American Heritage® Dictionary of the English Language, Fourth Edition
- n. A comma-shaped bone of the human wrist, located in the first row of carpals.
- n. A concave bone of the human foot, located between the talus and the metatarsals.
- adj. Shaped like a boat; scaphoid.
Century Dictionary and Cyclopedia
- Relating to small ships or boats; shaped like a boat; cymbiform. Specifically
- In anatomy, scaphoid: applied to certain bones of the hand and foot. See II.
- In entomology, oblong or ovate, with a concave disk and raised margins, as the bodies of certain insects.
- In botany, resembling or belonging to the genus Navicula; boat-shaped.
- n. In anatomy:
- n. The scaphoid bone of the carpus; the radiale, or bone of the proximal row on the radial side of the wrist. See cut under hand.
- n. The scaphoid bone of the tarsus, a bone of the proximal row, on the inner or tibial side, in special relation with the astragalus and the cuneiform bones. See cut under foot.
- n. A large transversely extended sesamoid bone developed in the tendon of the deep flexor, at the back of the distal phalangeal articulation of the foot of the horse, between the coronary and the coffin-bone. See cut under fetter-bone.
- adj. Shaped like a boat.
- n. anatomy A navicular bone.
GNU Webster's 1913
- adj. Of, pertaining to, or resembling, a boat or ship.
- adj. Shaped like a boat; cymbiform; scaphoid.
- n. (Anat.) The navicular bone.
- n. the largest wrist bone on the thumb side
- adj. shaped like a boat
- From Latin nāvicula, boat, diminutive of nāvis, ship; see nāu- in Indo-European roots. (American Heritage® Dictionary of the English Language, Fourth Edition)
“He told the court Mr Ladhams failed to reveal during negotiations for the sale that Sound Action had undergone extensive treatment for what is known as a "navicular" problem in her front hooves.”
“If the foot be forcibly extended, the head of the talus appears as a rounded prominence on the medial side of the dorsum; just in front of this prominence and behind the tuberosity of the navicular is the talonavicular joint.”
“1819 Moorcroft made it even plainer still that he was fully acquainted with what we now know as navicular disease.”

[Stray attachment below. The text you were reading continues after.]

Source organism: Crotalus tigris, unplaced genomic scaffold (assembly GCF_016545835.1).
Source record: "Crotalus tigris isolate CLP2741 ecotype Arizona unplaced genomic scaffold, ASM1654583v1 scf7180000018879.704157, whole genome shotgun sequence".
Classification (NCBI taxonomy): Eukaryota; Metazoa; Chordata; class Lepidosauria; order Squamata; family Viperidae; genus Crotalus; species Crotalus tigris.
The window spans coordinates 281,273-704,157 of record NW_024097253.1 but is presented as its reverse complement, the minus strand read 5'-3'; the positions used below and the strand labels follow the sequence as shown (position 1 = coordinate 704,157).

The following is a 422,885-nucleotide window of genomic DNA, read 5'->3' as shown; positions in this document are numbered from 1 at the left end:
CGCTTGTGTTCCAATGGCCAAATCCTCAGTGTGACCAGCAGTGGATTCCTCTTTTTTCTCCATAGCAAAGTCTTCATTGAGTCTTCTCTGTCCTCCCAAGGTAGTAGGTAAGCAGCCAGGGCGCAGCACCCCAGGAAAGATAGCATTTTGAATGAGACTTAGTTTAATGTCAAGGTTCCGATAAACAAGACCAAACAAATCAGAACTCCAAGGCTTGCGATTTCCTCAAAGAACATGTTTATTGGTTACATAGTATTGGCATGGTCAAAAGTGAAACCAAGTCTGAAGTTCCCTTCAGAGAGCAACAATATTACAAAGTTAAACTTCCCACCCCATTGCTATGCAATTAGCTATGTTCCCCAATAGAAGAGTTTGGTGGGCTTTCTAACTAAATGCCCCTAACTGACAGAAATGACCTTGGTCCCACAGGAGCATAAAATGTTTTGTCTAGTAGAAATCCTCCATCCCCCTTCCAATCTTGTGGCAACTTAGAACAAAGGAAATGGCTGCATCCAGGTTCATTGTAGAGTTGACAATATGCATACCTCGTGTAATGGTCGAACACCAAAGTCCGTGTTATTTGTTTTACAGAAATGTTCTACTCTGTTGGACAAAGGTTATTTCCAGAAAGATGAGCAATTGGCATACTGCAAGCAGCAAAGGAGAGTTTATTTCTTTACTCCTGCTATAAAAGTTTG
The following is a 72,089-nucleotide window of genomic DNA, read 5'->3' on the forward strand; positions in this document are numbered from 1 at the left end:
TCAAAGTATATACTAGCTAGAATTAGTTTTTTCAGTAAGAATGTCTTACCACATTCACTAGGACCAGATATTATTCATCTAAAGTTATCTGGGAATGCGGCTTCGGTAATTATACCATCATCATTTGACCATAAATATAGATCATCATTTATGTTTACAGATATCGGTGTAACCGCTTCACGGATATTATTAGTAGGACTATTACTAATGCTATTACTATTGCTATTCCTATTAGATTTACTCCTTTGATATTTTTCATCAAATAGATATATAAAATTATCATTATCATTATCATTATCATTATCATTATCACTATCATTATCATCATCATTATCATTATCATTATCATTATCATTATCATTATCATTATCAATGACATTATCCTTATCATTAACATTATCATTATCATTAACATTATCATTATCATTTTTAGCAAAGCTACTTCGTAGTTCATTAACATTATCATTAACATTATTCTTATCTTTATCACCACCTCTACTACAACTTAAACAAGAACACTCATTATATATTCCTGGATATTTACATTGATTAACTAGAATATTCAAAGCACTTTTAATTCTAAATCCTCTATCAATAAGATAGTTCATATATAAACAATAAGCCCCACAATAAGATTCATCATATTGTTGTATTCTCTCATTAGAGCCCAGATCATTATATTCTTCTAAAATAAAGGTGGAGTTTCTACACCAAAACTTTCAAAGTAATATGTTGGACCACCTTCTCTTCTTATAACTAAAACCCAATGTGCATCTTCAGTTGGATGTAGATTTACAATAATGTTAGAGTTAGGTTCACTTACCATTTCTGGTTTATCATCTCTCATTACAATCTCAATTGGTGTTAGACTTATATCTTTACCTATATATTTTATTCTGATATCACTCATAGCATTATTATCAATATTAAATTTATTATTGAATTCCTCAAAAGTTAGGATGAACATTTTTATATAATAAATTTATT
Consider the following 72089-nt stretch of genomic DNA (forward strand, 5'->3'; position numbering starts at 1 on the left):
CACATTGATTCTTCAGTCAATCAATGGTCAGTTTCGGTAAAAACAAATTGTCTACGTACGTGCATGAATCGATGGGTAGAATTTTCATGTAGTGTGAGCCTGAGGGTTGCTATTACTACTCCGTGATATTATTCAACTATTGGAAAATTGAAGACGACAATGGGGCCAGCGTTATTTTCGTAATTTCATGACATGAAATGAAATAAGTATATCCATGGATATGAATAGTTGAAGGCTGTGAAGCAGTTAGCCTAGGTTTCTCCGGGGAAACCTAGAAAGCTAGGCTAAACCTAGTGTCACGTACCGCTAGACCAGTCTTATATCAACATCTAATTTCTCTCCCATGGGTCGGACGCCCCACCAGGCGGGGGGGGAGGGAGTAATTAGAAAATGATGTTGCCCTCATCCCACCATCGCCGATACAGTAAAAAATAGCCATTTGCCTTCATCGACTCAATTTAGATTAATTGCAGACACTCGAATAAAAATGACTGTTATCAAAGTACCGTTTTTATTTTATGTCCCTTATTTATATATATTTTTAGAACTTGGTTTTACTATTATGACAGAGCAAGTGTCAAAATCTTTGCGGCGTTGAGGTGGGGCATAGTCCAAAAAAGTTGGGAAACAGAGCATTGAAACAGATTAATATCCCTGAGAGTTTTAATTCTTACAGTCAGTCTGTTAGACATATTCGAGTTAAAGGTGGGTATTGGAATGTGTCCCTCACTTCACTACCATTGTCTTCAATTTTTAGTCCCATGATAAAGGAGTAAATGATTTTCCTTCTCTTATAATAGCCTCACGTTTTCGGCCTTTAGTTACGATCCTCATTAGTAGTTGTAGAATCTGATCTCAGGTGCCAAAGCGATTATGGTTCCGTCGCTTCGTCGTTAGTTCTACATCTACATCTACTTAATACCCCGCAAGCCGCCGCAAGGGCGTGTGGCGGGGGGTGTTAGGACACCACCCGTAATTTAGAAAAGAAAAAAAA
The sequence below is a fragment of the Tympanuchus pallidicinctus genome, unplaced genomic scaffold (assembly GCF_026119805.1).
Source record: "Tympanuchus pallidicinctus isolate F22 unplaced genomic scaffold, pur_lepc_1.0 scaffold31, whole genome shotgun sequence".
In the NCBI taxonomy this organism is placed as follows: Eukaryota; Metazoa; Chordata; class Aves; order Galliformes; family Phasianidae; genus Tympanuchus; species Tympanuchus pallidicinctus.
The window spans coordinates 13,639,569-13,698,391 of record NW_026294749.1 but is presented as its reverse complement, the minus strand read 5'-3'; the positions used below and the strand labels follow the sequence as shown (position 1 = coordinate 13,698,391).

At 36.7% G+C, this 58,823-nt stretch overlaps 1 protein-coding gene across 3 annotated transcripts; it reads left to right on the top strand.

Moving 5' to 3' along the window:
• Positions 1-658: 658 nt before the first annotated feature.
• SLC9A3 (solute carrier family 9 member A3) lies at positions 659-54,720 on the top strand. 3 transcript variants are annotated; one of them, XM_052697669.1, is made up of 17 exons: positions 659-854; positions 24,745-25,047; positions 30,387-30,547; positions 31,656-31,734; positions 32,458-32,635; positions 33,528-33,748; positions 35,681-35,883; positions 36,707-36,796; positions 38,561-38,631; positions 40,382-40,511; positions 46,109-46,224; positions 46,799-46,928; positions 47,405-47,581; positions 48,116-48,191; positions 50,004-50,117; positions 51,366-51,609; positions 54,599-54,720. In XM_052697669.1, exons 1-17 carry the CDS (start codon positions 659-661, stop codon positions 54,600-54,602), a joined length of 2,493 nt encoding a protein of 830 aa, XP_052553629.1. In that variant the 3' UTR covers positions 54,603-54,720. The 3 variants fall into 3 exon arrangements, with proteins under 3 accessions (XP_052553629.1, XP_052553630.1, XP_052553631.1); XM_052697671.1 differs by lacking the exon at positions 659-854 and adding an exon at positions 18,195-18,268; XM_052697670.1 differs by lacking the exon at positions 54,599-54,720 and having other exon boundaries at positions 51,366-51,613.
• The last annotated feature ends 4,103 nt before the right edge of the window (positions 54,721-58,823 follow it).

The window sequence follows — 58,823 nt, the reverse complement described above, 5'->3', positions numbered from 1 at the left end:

“It may accompany chronic diseases of the foot, such as navicular disease and side-bones.”
“_ -- Horses knuckling at the fetlock, and all those with diseases which impair the powers of locomotion, such as navicular disease, contracted heels, sidebones, chronic laminitis, etc., are predisposed to sprains of the fetlock.”
“navicular' have in reality been nothing more than contraction brought about by one or other of the causes we shall afterwards enumerate -- cases where a due attention to the prime cause of the mischief would, in all likelihood, have remedied the lameness.”
“For the price of admission, you not only get to see the competitions, but there are lectures on navicular, the pre-purchase exam, growing and baling your own hay, and equine ulcers.”
“On the cart lay the following: proximal and distal portions of a left femur; a fragment of proximal left fibula; two fragments of left tibia, one proximal, the other distal, including the mangled malleolus; a portion of left pelvis extending from the pubic bone out into the blade; the talus, navicular, and third and second cuneiforms from a left foot.”
“The “hobbit” navicular bone is more akin to that found in great apes, which means that these hominins lacked an arch and were not efficient long-term runners.”
“But the pivotal clue comes from the navicular bone, an important tarsal bone that helps form the arch in a modern human foot.”
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